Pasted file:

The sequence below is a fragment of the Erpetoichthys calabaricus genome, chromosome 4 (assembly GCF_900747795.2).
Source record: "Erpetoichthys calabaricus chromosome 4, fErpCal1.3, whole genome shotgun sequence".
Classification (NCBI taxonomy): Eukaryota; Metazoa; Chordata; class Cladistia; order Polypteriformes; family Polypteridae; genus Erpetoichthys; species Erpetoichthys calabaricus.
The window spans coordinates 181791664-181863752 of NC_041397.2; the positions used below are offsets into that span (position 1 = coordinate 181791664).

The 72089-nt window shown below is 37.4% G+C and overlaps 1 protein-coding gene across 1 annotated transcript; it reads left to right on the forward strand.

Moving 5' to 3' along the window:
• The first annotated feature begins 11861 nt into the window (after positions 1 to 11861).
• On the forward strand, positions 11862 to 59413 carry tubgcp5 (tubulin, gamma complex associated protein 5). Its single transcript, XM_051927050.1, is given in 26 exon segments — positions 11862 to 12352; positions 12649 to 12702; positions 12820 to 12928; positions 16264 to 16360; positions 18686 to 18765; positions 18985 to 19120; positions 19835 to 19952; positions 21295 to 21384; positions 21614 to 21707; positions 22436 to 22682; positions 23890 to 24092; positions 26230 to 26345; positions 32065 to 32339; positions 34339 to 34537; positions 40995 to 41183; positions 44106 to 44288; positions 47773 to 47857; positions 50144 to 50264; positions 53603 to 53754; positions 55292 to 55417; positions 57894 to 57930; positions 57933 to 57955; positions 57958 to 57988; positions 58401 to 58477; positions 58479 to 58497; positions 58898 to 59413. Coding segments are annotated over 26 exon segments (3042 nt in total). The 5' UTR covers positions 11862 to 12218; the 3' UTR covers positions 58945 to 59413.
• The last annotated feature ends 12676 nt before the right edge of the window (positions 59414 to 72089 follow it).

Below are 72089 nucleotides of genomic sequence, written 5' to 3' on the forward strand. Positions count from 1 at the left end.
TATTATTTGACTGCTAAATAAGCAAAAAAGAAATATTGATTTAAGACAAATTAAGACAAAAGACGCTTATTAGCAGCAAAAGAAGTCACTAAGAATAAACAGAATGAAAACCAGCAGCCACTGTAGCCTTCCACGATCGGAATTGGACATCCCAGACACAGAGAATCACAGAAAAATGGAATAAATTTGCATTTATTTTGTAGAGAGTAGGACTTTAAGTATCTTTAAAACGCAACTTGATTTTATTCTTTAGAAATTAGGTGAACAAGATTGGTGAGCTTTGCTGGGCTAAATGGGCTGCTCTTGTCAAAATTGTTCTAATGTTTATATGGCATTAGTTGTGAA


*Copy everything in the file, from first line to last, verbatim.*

The sequence below is a fragment of the Erpetoichthys calabaricus genome, chromosome 4 (assembly GCF_900747795.2).
Source record: "Erpetoichthys calabaricus chromosome 4, fErpCal1.3, whole genome shotgun sequence".
Classification (NCBI taxonomy): Eukaryota; Metazoa; Chordata; class Cladistia; order Polypteriformes; family Polypteridae; genus Erpetoichthys; species Erpetoichthys calabaricus.
The window spans coordinates 181791664-181863752 of NC_041397.2; the positions used below are offsets into that span (position 1 = coordinate 181791664).

The 72089-nt window shown below is 37.4% G+C and overlaps 1 protein-coding gene across 1 annotated transcript; it reads left to right on the forward strand.

Moving 5' to 3' along the window:
• The first annotated feature begins 11861 nt into the window (after positions 1 to 11861).
• On the forward strand, positions 11862 to 59413 carry tubgcp5 (tubulin, gamma complex associated protein 5). Its single transcript, XM_051927050.1, is given in 26 exon segments — positions 11862 to 12352; positions 12649 to 12702; positions 12820 to 12928; positions 16264 to 16360; positions 18686 to 18765; positions 18985 to 19120; positions 19835 to 19952; positions 21295 to 21384; positions 21614 to 21707; positions 22436 to 22682; positions 23890 to 24092; positions 26230 to 26345; positions 32065 to 32339; positions 34339 to 34537; positions 40995 to 41183; positions 44106 to 44288; positions 47773 to 47857; positions 50144 to 50264; positions 53603 to 53754; positions 55292 to 55417; positions 57894 to 57930; positions 57933 to 57955; positions 57958 to 57988; positions 58401 to 58477; positions 58479 to 58497; positions 58898 to 59413. Coding segments are annotated over 26 exon segments (3042 nt in total). The 5' UTR covers positions 11862 to 12218; the 3' UTR covers positions 58945 to 59413.
• The last annotated feature ends 12676 nt before the right edge of the window (positions 59414 to 72089 follow it).

Below are 72089 nucleotides of genomic sequence, written 5' to 3' on the forward strand. Positions count from 1 at the left end.
TATTATTTGACTGCTAAATAAGCAAAAAAGAAATATTGATTTAAGACAAATTAAGACAAAAGACGCTTATTAGCAGCAAAAGAAGTCACTAAGAATAAACAGAATGAAAACCAGCAGCCACTGTAGCCTTCCACGATCGGAATTGGACATCCCAGACACAGAGAATCACAGAAAAATGGAATAAATTTGCATTTATTTTGTAGAGAGTAGGACTTTAAGTATCTTTAAAACGCAACTTGATTTTATTCTTTAGAAATTAGGTGAACAAGATTGGTGAGCTTTGCTGGGCTAAATGGGCTGCTCTTGTCAAAATTGTTCTAATGTTTATATGGCATTAGTTGTGAA